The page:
Growth imperative

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The role of growth imperatives for the increase in the global gross domestic product per capita is disputed.

Growth imperative is a term in economic theory regarding a possible necessity of economic growth. On the micro level, it describes mechanisms that force firms or consumers (households) to increase revenues or consumption to not endanger their income. On the macro level, a political growth imperative exists if economic growth is necessary to avoid economic and social instability or to retain democratic legitimacy, so that other political goals such as climate change mitigation or a reduction of inequality are subordinated to growth policies.[1][2]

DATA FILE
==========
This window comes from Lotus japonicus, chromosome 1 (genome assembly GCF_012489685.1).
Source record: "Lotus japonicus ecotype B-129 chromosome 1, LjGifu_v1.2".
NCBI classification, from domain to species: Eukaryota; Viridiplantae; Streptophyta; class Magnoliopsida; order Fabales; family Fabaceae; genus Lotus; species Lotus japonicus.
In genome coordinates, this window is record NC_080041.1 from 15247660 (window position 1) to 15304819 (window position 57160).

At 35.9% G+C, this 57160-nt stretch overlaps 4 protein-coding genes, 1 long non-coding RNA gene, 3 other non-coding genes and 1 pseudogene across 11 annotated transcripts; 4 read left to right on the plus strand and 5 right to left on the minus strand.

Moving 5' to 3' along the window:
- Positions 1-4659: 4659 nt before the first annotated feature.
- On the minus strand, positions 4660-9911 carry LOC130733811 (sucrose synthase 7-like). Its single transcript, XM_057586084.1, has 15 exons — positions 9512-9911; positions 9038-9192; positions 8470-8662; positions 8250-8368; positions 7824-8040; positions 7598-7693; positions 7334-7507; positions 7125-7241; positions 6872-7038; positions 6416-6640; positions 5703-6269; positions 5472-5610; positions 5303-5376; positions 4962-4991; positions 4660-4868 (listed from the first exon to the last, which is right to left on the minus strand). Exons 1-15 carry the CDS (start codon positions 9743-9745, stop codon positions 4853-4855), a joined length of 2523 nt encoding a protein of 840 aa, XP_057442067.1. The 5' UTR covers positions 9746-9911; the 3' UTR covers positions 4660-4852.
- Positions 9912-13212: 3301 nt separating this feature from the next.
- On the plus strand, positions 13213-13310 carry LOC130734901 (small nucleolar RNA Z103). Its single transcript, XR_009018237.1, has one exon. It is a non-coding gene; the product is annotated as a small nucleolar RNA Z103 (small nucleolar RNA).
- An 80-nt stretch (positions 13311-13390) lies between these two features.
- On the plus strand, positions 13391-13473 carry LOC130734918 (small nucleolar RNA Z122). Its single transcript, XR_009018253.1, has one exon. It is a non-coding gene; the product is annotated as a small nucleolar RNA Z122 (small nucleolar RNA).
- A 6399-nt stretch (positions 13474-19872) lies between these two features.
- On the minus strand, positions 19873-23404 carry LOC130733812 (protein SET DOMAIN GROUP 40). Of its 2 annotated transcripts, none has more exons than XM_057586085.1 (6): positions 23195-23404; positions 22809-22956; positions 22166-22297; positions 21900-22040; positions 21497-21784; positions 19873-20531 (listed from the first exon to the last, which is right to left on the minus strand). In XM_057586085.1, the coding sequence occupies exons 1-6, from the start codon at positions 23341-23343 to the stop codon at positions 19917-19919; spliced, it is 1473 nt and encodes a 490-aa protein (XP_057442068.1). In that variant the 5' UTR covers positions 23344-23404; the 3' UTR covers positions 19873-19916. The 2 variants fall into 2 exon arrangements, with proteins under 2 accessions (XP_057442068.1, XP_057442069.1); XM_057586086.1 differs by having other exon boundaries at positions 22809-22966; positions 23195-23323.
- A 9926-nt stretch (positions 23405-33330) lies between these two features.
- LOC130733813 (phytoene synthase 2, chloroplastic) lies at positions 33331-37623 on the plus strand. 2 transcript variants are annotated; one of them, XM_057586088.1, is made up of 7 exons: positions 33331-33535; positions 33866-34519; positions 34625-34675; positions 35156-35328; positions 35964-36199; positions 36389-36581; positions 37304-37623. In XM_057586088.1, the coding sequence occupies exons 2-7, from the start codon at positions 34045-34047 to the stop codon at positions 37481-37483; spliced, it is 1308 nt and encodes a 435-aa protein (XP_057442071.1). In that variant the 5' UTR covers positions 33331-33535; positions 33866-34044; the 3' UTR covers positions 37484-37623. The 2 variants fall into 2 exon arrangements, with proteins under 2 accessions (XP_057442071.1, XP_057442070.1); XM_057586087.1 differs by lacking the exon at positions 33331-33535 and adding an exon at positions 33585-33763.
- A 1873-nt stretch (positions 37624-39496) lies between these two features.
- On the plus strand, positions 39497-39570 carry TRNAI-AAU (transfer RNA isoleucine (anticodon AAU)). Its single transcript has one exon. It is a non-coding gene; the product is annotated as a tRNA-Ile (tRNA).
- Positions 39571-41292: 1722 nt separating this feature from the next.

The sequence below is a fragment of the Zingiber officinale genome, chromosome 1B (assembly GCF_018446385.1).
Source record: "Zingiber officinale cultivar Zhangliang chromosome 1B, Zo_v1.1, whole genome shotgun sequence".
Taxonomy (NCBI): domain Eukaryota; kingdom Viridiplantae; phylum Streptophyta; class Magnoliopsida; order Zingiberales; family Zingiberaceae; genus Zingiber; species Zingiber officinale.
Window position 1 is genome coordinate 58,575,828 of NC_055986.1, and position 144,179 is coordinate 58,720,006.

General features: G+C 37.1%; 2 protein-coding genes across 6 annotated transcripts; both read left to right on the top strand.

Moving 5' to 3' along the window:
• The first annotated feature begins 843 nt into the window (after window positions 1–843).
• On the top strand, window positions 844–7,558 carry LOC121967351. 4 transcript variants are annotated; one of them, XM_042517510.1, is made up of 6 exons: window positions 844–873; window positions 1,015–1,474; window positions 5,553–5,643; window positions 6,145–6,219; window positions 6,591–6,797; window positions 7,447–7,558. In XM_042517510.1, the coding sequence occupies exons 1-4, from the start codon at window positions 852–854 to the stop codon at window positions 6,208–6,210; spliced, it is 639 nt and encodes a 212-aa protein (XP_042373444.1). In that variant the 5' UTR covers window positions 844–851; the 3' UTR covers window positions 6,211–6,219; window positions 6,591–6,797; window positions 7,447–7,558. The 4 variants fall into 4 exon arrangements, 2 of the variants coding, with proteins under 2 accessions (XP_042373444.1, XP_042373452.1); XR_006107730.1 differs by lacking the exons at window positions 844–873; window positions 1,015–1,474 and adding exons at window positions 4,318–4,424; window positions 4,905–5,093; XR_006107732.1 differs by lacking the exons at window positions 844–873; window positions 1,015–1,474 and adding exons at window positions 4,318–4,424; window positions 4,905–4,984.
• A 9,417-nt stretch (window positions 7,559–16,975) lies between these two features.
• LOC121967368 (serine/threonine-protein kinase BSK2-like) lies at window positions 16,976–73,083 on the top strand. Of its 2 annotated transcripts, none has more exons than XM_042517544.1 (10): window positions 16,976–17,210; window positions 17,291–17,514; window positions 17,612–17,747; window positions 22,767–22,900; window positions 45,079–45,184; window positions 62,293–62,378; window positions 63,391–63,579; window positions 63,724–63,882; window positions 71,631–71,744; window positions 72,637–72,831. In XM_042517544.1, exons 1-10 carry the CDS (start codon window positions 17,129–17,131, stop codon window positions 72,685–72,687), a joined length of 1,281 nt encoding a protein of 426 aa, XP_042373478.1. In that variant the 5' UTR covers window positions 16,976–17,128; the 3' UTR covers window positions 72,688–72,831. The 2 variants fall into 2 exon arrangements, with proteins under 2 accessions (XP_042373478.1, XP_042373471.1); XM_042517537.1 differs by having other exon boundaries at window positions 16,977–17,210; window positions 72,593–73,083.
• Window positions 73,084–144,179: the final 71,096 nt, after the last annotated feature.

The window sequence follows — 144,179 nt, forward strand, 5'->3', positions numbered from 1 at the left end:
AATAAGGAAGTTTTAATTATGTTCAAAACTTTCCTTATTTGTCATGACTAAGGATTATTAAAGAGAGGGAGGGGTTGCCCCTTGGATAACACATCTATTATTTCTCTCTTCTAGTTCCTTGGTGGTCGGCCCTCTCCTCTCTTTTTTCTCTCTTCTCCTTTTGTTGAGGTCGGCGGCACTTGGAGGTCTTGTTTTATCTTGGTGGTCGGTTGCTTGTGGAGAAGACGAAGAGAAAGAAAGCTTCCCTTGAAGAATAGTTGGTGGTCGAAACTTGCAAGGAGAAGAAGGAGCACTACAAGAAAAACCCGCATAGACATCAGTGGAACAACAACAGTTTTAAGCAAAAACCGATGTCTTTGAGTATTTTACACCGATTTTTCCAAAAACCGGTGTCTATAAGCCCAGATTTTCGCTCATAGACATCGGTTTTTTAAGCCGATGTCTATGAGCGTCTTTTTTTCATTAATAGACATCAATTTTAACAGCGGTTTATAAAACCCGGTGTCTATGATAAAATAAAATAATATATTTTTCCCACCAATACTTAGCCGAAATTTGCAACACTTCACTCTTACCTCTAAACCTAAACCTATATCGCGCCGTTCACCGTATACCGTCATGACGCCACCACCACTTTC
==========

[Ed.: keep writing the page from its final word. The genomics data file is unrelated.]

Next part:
Current neoclassical, Keynesian and endogenous growth theories do not consider a growth imperative[3] or explicitly deny it, such as Robert Solow.[4] In neoclassical economics, adherence to economic growth would be a question of maximizing utility, an intertemporal decision between current and future consumption (see Keynes–Ramsey rule).[5] Other sociological and political theories consider several possible causes for pursuing economic growth, for example maximizing profit, social comparison, culture (conformity), or political ideologies, but they do not regard them to be compulsive. Possible growth imperatives are discussed in Marxist theory, Schumpeterian theory of creative destruction and ecological economics, as well as in political debates on post-growth and degrowth. It is disputed whether growth imperative is a meaningful concept altogether, who would be affected by it, and which mechanism would be responsible.[1]